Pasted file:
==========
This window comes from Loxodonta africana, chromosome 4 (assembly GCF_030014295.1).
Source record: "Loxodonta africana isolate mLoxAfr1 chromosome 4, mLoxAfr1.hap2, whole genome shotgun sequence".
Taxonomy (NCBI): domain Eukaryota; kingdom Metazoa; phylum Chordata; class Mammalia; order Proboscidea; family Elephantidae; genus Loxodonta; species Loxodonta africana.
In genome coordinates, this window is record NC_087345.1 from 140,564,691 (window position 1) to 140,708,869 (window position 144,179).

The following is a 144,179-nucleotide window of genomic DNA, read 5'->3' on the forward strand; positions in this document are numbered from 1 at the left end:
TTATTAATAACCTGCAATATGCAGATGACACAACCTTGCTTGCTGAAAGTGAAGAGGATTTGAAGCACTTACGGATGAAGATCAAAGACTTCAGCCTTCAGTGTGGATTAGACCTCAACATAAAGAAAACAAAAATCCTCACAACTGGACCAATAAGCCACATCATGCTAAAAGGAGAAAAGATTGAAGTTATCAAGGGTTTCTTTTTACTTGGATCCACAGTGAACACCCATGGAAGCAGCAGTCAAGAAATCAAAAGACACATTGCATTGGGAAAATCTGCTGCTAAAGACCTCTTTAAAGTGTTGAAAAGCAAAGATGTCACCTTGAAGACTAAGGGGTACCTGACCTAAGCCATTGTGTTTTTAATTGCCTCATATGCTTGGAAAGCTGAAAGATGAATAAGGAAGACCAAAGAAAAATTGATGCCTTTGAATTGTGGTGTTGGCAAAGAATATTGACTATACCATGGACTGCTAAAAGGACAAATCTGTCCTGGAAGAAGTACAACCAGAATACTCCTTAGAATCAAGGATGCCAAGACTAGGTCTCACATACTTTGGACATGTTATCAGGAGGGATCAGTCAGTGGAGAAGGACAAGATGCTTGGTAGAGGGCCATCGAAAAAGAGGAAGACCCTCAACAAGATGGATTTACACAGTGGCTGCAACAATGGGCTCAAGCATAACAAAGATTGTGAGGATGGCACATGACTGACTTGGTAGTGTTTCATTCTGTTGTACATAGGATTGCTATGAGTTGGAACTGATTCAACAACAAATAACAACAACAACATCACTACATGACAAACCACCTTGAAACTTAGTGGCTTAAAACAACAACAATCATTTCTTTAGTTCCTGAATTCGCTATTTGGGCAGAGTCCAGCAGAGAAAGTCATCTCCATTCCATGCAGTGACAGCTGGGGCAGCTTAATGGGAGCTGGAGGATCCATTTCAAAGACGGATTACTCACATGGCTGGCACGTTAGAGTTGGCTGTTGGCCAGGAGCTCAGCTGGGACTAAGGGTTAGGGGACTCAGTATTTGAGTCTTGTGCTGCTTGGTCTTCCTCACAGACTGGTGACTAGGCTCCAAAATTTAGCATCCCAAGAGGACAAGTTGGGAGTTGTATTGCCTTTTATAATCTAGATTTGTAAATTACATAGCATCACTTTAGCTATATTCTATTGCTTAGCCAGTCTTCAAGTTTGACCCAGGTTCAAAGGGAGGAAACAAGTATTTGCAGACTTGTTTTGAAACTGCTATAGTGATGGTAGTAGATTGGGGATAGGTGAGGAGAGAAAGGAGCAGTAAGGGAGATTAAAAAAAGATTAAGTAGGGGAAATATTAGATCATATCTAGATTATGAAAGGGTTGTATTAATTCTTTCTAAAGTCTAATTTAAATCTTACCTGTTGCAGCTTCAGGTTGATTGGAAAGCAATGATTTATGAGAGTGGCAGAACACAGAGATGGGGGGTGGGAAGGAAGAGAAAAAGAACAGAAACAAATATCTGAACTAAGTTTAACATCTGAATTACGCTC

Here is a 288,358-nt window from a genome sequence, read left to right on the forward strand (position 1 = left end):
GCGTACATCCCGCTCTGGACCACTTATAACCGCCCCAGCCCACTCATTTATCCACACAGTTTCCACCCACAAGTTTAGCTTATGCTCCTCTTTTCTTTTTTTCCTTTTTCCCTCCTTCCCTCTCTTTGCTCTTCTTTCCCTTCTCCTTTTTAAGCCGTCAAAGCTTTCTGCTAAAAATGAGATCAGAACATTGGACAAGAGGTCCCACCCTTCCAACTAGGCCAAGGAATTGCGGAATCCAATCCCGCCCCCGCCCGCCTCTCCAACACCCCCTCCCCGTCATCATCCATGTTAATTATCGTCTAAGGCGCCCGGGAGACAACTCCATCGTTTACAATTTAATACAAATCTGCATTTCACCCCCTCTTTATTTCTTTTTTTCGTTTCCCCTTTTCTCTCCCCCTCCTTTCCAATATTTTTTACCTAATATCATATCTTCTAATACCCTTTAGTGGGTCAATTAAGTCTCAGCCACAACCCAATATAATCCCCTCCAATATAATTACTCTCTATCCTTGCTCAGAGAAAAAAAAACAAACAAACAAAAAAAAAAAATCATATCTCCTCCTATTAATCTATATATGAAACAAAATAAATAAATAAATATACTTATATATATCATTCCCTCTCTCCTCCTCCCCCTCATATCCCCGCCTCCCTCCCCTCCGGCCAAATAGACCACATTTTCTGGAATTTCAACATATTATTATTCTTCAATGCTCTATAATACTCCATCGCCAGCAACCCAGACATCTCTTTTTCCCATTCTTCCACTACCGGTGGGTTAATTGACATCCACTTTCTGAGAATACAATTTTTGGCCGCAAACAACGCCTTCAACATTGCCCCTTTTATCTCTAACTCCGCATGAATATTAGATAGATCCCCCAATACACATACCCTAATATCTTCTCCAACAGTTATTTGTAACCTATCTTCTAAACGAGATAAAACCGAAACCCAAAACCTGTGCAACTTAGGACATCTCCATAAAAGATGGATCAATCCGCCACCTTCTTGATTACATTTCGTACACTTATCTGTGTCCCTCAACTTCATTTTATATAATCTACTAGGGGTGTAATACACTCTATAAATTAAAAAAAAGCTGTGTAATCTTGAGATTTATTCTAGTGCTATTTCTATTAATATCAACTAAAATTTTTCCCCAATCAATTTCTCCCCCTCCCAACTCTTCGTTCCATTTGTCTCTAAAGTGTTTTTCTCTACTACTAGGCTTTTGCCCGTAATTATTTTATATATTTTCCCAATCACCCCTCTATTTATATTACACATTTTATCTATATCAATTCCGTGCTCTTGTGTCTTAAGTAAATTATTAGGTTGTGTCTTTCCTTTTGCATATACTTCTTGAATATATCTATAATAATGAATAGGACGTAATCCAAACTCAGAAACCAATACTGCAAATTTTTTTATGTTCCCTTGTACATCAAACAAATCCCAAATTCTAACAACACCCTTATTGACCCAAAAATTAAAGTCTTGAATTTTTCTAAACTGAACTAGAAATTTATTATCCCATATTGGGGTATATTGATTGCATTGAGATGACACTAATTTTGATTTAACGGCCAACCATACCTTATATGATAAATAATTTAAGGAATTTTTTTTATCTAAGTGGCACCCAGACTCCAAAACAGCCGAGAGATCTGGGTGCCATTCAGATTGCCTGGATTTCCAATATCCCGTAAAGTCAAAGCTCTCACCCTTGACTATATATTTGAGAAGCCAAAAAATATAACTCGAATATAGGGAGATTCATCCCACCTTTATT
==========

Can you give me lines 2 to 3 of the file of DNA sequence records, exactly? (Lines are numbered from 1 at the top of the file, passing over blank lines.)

Source record: "Loxodonta africana isolate mLoxAfr1 chromosome 4, mLoxAfr1.hap2, whole genome shotgun sequence".
Taxonomy (NCBI): domain Eukaryota; kingdom Metazoa; phylum Chordata; class Mammalia; order Proboscidea; family Elephantidae; genus Loxodonta; species Loxodonta africana.